Discover spirulina, a potential ingredient for the poultry feed of the future

The need to find alternative feeds to soybean

The market for soybeans has been steadily increasing due to declining production in recent crops. If demand remains strong and productivity does not take off, this trend is likely to continue. A high price of feed, consequently implies a fallout on the final prices of meat and eggs. The difficult sustainability in terms of soil and water required for the cultivation of soybean make spirulina the ideal alternative, which could replace part of the classic feed currently used in poultry farms. Find out why in this article.

With such an uncertain soybean market worldwide, and increasingly frequent climatic factors negatively affecting harvests, it is necessary to identify new alternative, but equally nutrient-performing, forms of livelihood.

 Poultry welfare on farms is important to market a quality product. Space, ventilation and temperature are influential factors, but the choice of feed with the right amount of nutrients is also important. 

In the future, a substitute for classic feeds could be spirulina algae.

Spirulina per galline e polli

Characteristics of Spirulina

Although it is commonly referred to as algae or microalgae, Spirulina Platensis is a cyanobacterium that lives in warm, fresh water. This organism, is photoautotrophic, meaning it is capable of photosynthesis. 

Spirulina contains a large amount of crude protein (up to 70% of its dry weight), and is a good source of calcium and phosphorus, useful for the bones and muscle tissue of poultry. Given its characteristics, research has shown that this cyanobacterium represents a promising alternative to soy and other feeds used in poultry farming.

Spirulina affects the color of meat and eggs

Due to the high amount of proteins and vitamins present in the food, studies have shown that the use of Spirulina in poultry feed enhances the natural color of meat and eggs.

For poultry intended for meat production, this advantage is very important. In fact, for consumers, the visual perception of the product is an important factor in the choice of purchase. Meat obtained from poultry fed with feed containing spirulina, has yellow/red tones, probably due to the carotenoids contained in the cyanobacterium.

In addition, spirulina feeding has been found to affect egg quality. Not only in terms of more intense yolk color, but also in terms of egg weight and volume. (The study was conducted on Silkie and White leghorn hens).

Quantity of spirulina in the feed

Levels of Spirulina Platensis inclusion in poultry feeds depend on the type of feed being substituted. Further scientific studies are needed to determine the ideal Spirulina ration for poultry. It is not possible to determine a precise amount of Spirulina to be incorporated into the feed, as the ration depends on the specific needs of the farm.  However, it has been shown that replacing 10% soybean meal with Spirulina has no negative effects on the animal.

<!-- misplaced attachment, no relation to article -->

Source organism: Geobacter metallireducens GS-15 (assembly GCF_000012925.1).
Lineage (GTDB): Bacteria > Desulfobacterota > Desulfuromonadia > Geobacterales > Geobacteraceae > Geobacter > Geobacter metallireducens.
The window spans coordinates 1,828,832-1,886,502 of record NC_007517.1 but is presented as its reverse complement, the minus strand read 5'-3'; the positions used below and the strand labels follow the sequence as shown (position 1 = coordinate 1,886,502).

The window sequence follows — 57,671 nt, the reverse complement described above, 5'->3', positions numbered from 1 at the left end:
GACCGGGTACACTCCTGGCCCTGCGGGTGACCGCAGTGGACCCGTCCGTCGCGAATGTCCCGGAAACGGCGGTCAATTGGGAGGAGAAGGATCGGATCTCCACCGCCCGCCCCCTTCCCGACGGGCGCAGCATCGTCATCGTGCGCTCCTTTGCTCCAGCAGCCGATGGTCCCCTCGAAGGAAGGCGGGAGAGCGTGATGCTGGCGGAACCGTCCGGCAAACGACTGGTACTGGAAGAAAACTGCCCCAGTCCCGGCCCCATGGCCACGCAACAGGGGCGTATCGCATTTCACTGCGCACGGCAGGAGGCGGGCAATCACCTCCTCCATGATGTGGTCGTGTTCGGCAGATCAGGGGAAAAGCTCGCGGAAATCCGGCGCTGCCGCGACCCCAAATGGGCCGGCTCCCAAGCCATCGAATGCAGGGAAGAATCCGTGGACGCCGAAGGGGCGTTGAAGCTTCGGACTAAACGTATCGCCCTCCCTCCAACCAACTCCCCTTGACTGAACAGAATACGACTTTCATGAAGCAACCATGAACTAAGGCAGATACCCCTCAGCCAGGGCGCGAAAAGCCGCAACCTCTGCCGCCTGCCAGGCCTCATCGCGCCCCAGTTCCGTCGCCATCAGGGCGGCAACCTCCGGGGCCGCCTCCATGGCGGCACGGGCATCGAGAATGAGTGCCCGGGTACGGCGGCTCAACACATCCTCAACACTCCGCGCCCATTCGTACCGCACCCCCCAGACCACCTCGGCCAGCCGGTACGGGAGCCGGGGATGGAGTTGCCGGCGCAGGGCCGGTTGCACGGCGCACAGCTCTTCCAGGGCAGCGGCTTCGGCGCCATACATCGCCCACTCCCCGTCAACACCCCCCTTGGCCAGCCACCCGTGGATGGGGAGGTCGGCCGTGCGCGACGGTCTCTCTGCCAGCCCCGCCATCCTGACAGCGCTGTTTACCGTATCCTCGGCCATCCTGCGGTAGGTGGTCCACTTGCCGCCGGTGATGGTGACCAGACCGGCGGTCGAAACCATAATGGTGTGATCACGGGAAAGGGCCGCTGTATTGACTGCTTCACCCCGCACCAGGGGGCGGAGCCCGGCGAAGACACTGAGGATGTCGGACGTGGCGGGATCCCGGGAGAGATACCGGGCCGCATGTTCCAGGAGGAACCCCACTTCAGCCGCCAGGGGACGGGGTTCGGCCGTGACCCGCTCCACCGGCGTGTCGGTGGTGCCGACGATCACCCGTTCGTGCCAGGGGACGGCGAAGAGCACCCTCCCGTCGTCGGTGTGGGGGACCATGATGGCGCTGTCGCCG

The cost of spirulina

The real problem with the use of spirulina in poultry feed, is its cost. As a matter of fact, besides being very difficult to find in commerce in large quantities, the selling price of Spirulina alga discourages breeders. 

The major traders of this food are located in Asian countries. A kilogram of Spirulina for animal use has a selling price which varies from 10 to 30 dollars per kilogram. Importing large quantities of the feed into Europe is expensive, due to customs duties. 

In February 2021, the average selling price of soybean was 475€/ ton, which has been steadily rising for about a year.  You can check the market changes on Index Mundi.

Despite this drastic increase in soybean quotas, the price of spirulina should be around 35 / 40 cents/ kg. in order to be profitable on the market.

For this reason, it will be necessary to wait some more time before considering Spirulina as a valid alternative to the classical feed for poultry. 

Alessandro Azzolin
Alessandro Azzolin
Digital marketing intern, with interests in different cultures. My priority is the preservation of ecosystems.
Share on facebook
Share on twitter
Share on linkedin
Share on whatsapp
Share on email

4 thoughts on “Discover spirulina, a potential ingredient for the poultry feed of the future”

  1. Pingback: Why you should use oils in feeding broilers | Franco

  2. Pingback: Por qué utilizar aceites en los piensos para pollos | Franco

  3. Pingback: Perchè usare gli oli nell’alimentazione degli avicoli | Franco

  4. Pingback: Pourquoi utiliser des huiles dans la nutrition des poulets | Franco

Leave a Comment

Your email address will not be published. Required fields are marked *

Related Posts

Scroll to Top